Gap Kids Advert Sparks Racism Row Over 'Token' Black Girl

Gap has since apologised.

A picture used in a advert for Gap Kids has divided opinion online, with some claiming it is racist.

Gap Kids released their latest ad campaign for its line of athletic children's clothes created with Ellen DeGeneres, on Sunday - but some consumers were less than impressed by one of the images.

The picture, featuring four girls in the GapKids X ED range of clothes, sparked criticism for the poses of two of the youngsters.

A white girl was seen standing smiling with her arm resting on the head of a shorter black girl, who looked solemn.

<strong>This Gap Kids image has divided many</strong>
This Gap Kids image has divided many
Gap Kids

The image was strongly criticised by many...

While others defended it...

US filmmaker Matthew A. Cherry tweeted a past Gap Kids ad, which featured similar shot with a black girl resting her arm on top of a shorter white girls' head. This is turn sparked further debate...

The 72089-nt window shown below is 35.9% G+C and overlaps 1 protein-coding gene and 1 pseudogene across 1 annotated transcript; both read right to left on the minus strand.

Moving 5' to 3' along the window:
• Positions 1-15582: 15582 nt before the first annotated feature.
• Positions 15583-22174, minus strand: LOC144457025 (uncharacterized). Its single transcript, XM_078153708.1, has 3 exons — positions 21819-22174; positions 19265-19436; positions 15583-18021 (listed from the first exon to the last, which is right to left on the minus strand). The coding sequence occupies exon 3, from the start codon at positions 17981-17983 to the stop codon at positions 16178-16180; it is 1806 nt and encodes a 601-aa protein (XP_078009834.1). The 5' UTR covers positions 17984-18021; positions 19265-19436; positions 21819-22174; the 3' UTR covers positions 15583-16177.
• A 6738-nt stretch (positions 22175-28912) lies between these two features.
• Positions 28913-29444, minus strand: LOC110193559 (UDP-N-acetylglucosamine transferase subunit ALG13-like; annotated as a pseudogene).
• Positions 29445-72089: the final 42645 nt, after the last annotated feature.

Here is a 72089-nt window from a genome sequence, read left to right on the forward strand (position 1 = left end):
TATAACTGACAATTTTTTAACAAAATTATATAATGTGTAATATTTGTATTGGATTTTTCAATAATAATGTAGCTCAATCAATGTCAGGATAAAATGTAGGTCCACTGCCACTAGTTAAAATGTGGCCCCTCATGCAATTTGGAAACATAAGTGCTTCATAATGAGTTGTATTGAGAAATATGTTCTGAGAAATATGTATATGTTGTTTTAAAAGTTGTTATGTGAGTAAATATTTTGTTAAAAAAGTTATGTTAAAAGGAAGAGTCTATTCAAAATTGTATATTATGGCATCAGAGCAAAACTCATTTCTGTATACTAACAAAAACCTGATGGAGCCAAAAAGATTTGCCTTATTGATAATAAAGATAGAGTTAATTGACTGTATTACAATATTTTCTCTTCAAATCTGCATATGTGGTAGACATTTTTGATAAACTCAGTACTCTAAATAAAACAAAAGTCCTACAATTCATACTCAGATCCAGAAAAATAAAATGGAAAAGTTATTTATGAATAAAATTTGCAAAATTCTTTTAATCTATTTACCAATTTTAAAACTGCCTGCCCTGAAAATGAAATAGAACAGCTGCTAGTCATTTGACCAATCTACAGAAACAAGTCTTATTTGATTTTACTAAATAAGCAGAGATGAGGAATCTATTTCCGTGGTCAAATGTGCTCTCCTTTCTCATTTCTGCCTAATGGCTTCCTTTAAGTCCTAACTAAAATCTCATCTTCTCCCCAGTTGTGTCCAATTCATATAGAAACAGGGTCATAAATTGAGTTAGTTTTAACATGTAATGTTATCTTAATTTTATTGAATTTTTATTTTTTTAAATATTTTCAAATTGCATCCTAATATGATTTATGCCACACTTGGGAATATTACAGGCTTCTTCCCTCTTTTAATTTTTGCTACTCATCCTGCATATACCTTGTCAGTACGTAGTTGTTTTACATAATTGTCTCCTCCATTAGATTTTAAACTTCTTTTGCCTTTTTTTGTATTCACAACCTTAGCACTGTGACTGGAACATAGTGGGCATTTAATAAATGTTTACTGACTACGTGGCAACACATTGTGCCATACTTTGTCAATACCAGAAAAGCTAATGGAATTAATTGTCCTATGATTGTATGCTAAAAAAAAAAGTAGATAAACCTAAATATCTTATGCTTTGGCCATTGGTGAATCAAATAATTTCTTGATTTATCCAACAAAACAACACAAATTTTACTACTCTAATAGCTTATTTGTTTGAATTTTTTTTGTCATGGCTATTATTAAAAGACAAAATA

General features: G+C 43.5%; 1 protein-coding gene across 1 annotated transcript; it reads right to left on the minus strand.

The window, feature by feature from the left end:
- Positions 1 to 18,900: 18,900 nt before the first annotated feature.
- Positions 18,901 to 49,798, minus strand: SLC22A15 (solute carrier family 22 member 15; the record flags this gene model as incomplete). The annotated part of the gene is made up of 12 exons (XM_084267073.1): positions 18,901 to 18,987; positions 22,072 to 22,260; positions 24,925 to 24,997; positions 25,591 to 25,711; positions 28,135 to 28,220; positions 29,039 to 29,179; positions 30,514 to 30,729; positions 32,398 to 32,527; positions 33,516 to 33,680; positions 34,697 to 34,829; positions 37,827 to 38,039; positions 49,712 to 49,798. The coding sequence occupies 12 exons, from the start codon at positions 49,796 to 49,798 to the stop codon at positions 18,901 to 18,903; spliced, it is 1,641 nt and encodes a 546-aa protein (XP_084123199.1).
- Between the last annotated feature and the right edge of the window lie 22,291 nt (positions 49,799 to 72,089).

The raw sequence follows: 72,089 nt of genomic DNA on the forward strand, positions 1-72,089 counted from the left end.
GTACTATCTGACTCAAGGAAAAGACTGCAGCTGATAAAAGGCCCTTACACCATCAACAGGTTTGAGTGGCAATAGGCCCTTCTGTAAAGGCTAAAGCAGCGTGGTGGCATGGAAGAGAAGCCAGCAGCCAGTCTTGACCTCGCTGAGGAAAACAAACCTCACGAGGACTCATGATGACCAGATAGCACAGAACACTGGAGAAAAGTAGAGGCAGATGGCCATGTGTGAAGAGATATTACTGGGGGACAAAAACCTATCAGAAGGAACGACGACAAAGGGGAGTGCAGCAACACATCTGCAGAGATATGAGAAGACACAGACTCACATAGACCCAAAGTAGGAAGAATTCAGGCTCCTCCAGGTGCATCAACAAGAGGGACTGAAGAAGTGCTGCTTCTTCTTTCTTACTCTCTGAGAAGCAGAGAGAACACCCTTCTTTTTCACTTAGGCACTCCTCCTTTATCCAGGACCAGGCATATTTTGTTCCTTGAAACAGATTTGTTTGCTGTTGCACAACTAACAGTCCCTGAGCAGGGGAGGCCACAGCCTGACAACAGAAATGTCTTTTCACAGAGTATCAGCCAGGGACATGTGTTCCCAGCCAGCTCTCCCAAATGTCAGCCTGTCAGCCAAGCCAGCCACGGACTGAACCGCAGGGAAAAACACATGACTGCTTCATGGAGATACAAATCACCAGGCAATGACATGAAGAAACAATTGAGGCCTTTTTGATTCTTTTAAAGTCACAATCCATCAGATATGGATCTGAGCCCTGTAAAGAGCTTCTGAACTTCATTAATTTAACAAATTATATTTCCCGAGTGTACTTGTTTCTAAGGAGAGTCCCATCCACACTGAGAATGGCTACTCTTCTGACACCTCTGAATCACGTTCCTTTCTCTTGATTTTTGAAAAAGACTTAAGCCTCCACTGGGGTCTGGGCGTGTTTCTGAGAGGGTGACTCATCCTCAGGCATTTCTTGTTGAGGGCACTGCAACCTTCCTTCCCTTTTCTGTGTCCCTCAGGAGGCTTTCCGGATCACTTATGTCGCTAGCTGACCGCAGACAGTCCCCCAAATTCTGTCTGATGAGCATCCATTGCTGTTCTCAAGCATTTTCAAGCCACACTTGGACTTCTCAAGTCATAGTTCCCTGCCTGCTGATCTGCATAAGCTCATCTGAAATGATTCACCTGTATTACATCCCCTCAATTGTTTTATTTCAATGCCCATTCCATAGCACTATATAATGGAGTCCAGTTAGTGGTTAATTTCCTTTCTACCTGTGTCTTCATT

Writing on the Huffington Post US, Voices culture writer Zeba Blay, said: "It is, perhaps, far too simplistic to simply call this ad racist. Upon seeing the ad and the reaction to it, I (as a writer who relishes in calling out racist BS), raised an eyebrow at how worked up people were over it. My initial reaction was not “this is racist!”, but that it was certainly a bad PR move.

"I found the pose to be pretty harmless. And yet, it’s unfair to say that the people who do take issue with the photo are simply overreacting. Because it’s not the pose itself that is the problem, but the context in which it is delivered."

Gap later apologised in a statement, according to Ad Week, saying: "As a brand with a proud 46 year history of championing diversity and inclusivity, we appreciate the conversation that has taken place and are sorry to anyone we've offended."

It added: "This GapKids campaign highlights true stories of talented girls who are celebrating creative self-expression and sharing their messages of empowerment. We are replacing the image with a different shot from the campaign, which encourages girls (and boys) everywhere to be themselves and feel pride in what makes them unique."

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